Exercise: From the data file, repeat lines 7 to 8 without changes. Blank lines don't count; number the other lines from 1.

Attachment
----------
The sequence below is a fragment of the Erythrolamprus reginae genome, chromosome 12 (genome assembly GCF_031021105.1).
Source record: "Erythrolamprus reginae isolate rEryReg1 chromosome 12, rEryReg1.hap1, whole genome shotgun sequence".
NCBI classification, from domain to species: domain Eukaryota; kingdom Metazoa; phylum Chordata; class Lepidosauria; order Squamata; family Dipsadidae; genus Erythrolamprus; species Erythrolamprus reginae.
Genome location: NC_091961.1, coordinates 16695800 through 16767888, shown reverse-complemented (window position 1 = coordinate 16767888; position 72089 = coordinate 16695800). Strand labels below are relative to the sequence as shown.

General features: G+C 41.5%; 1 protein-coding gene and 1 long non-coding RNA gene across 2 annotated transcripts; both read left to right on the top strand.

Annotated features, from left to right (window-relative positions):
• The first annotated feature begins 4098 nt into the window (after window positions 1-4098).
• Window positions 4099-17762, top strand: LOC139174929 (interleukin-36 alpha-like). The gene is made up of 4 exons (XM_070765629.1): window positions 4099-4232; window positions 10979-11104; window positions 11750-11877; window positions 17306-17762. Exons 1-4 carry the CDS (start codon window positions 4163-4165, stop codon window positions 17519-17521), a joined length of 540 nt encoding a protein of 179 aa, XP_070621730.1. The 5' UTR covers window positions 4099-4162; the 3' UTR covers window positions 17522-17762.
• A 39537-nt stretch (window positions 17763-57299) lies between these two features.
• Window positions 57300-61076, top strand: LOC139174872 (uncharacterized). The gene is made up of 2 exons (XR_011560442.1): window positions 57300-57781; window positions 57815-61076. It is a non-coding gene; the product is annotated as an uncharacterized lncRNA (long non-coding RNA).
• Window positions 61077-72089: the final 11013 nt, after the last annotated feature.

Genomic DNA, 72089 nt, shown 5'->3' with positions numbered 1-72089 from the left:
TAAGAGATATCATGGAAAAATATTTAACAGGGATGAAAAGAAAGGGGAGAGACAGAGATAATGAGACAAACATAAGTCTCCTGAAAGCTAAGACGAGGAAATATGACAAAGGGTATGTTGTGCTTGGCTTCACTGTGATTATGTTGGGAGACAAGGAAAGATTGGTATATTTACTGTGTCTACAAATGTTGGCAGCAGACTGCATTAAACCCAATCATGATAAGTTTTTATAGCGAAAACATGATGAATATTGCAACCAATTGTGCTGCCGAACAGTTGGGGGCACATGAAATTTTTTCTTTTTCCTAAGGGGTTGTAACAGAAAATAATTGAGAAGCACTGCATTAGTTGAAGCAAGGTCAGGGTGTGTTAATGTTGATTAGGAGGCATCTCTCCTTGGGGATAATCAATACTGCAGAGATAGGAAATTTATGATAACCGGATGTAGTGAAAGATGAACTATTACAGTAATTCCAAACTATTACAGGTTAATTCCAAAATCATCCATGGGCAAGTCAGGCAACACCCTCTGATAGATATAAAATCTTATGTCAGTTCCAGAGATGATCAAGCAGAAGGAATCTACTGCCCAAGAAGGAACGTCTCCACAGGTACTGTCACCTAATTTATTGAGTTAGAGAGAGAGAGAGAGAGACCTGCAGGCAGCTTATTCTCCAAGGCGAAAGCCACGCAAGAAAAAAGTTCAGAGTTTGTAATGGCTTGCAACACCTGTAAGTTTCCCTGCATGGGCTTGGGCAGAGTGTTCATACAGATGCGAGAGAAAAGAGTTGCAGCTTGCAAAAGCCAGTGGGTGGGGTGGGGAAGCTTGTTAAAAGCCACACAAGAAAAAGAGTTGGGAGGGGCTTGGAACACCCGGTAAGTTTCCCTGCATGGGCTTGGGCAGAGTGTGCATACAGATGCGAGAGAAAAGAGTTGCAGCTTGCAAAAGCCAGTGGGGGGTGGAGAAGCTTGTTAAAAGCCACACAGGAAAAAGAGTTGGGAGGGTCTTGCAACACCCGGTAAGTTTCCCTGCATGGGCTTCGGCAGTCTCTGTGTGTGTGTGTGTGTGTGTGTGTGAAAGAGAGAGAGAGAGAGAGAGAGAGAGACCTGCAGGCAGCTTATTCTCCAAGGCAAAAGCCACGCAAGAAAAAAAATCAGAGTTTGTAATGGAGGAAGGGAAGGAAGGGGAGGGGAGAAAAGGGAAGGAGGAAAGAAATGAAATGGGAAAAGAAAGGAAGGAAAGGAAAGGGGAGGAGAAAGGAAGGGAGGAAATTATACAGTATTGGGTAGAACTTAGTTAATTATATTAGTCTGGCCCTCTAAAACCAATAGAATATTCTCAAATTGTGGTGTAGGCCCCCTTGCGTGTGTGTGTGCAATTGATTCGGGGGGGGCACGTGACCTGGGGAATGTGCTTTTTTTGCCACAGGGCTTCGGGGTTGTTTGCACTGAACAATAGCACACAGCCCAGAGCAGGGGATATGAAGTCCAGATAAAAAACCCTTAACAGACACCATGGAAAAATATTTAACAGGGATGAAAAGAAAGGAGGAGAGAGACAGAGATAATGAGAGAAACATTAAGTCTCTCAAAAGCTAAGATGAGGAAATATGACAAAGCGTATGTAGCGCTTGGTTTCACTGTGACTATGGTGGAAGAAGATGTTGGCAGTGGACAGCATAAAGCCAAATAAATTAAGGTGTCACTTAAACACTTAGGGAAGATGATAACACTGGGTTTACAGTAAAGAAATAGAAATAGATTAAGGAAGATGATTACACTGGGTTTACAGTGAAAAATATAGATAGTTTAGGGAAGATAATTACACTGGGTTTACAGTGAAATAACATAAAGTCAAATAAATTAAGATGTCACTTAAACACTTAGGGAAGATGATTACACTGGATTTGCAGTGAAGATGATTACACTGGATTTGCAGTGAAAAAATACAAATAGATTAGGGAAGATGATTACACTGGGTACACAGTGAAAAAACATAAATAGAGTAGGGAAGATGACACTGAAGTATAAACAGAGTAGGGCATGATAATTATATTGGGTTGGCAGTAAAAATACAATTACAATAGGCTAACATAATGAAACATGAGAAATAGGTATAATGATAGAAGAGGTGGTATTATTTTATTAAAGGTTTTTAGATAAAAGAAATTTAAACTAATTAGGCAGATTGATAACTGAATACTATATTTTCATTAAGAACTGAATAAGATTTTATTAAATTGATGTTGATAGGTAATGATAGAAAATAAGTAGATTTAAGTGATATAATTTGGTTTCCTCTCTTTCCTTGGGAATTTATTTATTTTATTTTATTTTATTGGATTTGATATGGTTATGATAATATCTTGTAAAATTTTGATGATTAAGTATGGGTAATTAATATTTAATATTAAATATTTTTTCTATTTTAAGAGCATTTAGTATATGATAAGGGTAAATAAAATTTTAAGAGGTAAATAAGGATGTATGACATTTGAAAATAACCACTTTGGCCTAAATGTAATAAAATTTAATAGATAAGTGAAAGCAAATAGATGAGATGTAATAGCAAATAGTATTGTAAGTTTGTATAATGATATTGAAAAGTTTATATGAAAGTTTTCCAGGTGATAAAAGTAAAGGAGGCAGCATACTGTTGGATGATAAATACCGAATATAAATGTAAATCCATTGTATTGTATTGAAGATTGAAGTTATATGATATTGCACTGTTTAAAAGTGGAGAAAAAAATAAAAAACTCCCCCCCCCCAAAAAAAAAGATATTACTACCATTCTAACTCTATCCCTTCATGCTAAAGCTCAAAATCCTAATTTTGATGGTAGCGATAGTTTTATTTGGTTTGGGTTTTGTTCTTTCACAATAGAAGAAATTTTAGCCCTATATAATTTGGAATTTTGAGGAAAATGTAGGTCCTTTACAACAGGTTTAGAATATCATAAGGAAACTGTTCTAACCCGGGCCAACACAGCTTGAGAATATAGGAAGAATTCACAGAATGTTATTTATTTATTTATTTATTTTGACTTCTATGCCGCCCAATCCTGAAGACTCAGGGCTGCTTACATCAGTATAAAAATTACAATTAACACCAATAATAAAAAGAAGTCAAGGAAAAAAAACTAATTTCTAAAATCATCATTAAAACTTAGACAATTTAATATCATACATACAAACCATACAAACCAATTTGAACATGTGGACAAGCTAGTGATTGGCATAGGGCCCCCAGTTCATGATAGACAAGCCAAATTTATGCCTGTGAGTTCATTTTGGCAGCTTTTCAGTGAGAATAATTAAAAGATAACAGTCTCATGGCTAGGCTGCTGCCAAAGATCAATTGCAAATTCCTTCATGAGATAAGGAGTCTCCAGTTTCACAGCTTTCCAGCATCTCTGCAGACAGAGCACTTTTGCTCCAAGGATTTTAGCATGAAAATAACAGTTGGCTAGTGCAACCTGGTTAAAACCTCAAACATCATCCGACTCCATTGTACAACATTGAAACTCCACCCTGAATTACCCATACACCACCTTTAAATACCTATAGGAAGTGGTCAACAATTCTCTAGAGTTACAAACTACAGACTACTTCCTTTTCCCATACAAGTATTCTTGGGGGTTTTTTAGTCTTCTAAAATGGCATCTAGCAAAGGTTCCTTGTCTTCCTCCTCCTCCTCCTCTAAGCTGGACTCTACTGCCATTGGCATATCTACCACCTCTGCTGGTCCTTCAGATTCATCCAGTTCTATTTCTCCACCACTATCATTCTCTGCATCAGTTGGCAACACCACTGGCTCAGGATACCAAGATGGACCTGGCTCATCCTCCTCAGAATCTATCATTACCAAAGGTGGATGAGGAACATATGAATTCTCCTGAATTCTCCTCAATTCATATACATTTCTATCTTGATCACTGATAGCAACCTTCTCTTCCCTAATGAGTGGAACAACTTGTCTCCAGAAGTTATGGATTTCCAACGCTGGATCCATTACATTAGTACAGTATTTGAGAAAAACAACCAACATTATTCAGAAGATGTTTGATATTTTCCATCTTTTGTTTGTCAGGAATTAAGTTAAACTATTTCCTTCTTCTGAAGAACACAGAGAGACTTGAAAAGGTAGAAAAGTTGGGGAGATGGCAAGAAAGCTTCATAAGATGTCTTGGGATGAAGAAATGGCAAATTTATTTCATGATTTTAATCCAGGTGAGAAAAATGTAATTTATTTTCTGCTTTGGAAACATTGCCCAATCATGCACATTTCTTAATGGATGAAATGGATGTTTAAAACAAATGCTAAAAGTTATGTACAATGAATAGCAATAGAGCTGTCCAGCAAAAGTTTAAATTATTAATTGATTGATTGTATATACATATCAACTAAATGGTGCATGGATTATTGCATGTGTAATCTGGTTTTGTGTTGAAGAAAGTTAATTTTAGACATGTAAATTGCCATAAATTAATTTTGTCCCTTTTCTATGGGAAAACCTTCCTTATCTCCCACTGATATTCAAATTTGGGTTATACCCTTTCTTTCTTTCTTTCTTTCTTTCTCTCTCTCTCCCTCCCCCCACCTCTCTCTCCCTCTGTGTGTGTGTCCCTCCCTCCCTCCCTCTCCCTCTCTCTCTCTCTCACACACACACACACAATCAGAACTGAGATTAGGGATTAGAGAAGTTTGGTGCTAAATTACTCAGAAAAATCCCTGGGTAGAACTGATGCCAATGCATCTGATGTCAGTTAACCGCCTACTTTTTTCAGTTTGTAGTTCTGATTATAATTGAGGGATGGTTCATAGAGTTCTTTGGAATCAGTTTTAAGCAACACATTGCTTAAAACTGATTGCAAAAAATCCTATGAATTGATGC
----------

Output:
• The first annotated feature begins 4098 nt into the window (after window positions 1-4098).
• Window positions 4099-17762, top strand: LOC139174929 (interleukin-36 alpha-like). The gene is made up of 4 exons (XM_070765629.1): window positions 4099-4232; window positions 10979-11104; window positions 11750-11877; window positions 17306-17762. Exons 1-4 carry the CDS (start codon window positions 4163-4165, stop codon window positions 17519-17521), a joined length of 540 nt encoding a protein of 179 aa, XP_070621730.1. The 5' UTR covers window positions 4099-4162; the 3' UTR covers window positions 17522-17762.